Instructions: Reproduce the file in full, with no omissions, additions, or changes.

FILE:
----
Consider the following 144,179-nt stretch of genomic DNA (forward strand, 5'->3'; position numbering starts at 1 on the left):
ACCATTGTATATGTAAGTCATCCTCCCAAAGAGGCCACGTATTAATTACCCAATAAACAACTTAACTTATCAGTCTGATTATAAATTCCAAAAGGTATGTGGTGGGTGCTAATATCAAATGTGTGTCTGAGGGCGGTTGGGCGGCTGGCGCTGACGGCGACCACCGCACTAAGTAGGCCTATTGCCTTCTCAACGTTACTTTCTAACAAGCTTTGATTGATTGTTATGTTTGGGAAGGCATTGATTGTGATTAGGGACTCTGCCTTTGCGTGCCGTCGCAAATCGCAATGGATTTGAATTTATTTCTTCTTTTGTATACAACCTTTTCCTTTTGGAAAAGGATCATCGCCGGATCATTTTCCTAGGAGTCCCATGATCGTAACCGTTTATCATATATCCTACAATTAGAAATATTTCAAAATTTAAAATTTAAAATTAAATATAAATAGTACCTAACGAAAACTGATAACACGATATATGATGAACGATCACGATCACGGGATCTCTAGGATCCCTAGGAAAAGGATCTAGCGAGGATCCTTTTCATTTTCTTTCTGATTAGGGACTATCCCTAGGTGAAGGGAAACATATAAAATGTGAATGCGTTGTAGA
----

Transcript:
Consider the following 144,179-nt stretch of genomic DNA (forward strand, 5'->3'; position numbering starts at 1 on the left):
ACCATTGTATATGTAAGTCATCCTCCCAAAGAGGCCACGTATTAATTACCCAATAAACAACTTAACTTATCAGTCTGATTATAAATTCCAAAAGGTATGTGGTGGGTGCTAATATCAAATGTGTGTCTGAGGGCGGTTGGGCGGCTGGCGCTGACGGCGACCACCGCACTAAGTAGGCCTATTGCCTTCTCAACGTTACTTTCTAACAAGCTTTGATTGATTGTTATGTTTGGGAAGGCATTGATTGTGATTAGGGACTCTGCCTTTGCGTGCCGTCGCAAATCGCAATGGATTTGAATTTATTTCTTCTTTTGTATACAACCTTTTCCTTTTGGAAAAGGATCATCGCCGGATCATTTTCCTAGGAGTCCCATGATCGTAACCGTTTATCATATATCCTACAATTAGAAATATTTCAAAATTTAAAATTTAAAATTAAATATAAATAGTACCTAACGAAAACTGATAACACGATATATGATGAACGATCACGATCACGGGATCTCTAGGATCCCTAGGAAAAGGATCTAGCGAGGATCCTTTTCATTTTCTTTCTGATTAGGGACTATCCCTAGGTGAAGGGAAACATATAAAATGTGAATGCGTTGTAGA